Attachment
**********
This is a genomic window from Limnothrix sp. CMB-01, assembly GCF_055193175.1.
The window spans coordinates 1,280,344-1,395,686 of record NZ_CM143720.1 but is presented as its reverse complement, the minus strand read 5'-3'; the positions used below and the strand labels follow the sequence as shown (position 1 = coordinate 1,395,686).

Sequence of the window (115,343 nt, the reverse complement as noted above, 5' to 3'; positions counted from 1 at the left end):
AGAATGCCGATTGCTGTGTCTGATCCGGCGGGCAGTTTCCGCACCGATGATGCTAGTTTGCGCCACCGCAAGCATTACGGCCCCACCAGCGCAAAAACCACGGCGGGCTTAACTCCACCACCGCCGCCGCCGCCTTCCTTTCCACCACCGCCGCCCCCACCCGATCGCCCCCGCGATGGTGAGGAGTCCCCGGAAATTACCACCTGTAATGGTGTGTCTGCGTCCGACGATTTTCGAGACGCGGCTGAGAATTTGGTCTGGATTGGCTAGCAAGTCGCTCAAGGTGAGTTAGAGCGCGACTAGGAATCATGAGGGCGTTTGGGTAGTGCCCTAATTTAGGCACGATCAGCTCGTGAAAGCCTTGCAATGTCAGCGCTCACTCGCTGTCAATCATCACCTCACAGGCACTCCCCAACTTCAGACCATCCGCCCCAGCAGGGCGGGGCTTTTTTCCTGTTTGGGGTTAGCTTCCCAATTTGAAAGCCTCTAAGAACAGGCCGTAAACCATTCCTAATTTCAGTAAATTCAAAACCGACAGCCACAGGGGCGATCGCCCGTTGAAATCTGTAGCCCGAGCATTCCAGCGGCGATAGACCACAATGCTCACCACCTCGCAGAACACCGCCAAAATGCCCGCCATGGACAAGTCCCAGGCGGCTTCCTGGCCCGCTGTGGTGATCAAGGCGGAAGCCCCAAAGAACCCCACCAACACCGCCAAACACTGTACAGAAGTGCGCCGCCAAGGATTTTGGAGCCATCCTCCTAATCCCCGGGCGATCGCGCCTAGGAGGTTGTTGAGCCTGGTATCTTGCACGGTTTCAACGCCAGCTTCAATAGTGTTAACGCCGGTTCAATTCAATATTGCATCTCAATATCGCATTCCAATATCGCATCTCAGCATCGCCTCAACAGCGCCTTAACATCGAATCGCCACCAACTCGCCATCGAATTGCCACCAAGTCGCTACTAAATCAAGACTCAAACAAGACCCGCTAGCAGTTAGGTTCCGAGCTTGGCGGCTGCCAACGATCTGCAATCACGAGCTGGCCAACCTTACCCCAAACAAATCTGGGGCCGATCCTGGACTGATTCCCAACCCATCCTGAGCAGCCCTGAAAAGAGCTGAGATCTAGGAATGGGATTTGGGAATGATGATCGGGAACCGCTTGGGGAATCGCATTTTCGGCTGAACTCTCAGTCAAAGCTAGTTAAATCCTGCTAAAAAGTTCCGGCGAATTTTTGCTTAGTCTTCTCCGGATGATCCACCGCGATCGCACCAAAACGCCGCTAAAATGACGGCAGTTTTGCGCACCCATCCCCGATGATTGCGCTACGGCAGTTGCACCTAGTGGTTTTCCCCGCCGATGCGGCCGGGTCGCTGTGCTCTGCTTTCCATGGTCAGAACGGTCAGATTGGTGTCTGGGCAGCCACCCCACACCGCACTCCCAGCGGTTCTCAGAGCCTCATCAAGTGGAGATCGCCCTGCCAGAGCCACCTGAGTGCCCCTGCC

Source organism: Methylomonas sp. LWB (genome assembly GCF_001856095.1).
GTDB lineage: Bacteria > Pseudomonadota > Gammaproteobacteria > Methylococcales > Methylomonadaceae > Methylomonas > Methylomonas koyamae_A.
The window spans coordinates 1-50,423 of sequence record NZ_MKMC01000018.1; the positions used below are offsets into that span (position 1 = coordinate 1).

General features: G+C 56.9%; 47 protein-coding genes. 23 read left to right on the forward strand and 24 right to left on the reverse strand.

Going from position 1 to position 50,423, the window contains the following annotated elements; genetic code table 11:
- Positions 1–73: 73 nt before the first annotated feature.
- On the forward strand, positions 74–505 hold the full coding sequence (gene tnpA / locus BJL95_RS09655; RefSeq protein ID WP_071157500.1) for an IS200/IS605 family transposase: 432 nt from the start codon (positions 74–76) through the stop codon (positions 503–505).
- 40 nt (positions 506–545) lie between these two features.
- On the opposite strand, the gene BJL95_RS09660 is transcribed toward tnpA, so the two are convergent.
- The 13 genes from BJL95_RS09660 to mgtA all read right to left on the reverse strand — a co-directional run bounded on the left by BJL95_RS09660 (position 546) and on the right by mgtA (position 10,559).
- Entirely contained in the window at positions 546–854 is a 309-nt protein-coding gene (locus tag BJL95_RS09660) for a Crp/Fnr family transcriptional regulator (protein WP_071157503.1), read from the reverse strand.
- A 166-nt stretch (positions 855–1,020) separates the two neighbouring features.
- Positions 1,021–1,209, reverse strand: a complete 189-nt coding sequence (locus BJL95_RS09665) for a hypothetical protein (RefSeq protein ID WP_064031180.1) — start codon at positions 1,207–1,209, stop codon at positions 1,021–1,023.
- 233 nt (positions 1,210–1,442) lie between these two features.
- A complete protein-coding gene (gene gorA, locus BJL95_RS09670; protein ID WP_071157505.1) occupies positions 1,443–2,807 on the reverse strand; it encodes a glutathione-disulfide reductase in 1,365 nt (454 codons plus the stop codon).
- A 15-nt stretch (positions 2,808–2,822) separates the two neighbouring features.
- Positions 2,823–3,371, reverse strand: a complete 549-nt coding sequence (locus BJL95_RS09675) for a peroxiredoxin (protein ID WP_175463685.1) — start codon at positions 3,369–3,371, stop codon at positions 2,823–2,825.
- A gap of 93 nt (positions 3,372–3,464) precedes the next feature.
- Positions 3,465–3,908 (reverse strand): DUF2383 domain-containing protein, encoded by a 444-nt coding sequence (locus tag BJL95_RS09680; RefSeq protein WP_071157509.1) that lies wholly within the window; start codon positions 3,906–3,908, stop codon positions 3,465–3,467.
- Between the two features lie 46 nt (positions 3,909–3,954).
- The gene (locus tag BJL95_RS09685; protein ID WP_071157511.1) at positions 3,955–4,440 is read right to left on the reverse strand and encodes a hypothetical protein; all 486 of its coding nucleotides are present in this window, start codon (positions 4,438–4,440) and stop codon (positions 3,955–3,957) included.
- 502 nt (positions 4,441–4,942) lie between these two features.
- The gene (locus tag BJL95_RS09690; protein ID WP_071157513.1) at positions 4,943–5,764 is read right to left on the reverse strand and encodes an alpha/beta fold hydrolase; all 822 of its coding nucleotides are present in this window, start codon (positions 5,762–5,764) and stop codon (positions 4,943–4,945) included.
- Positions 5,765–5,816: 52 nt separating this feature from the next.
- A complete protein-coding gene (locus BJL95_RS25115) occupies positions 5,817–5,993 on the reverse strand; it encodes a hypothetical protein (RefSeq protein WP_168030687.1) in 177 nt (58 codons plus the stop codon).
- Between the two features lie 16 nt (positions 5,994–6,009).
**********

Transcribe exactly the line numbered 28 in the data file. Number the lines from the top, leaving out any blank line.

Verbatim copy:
- Positions 5,765–5,816: 52 nt separating this feature from the next.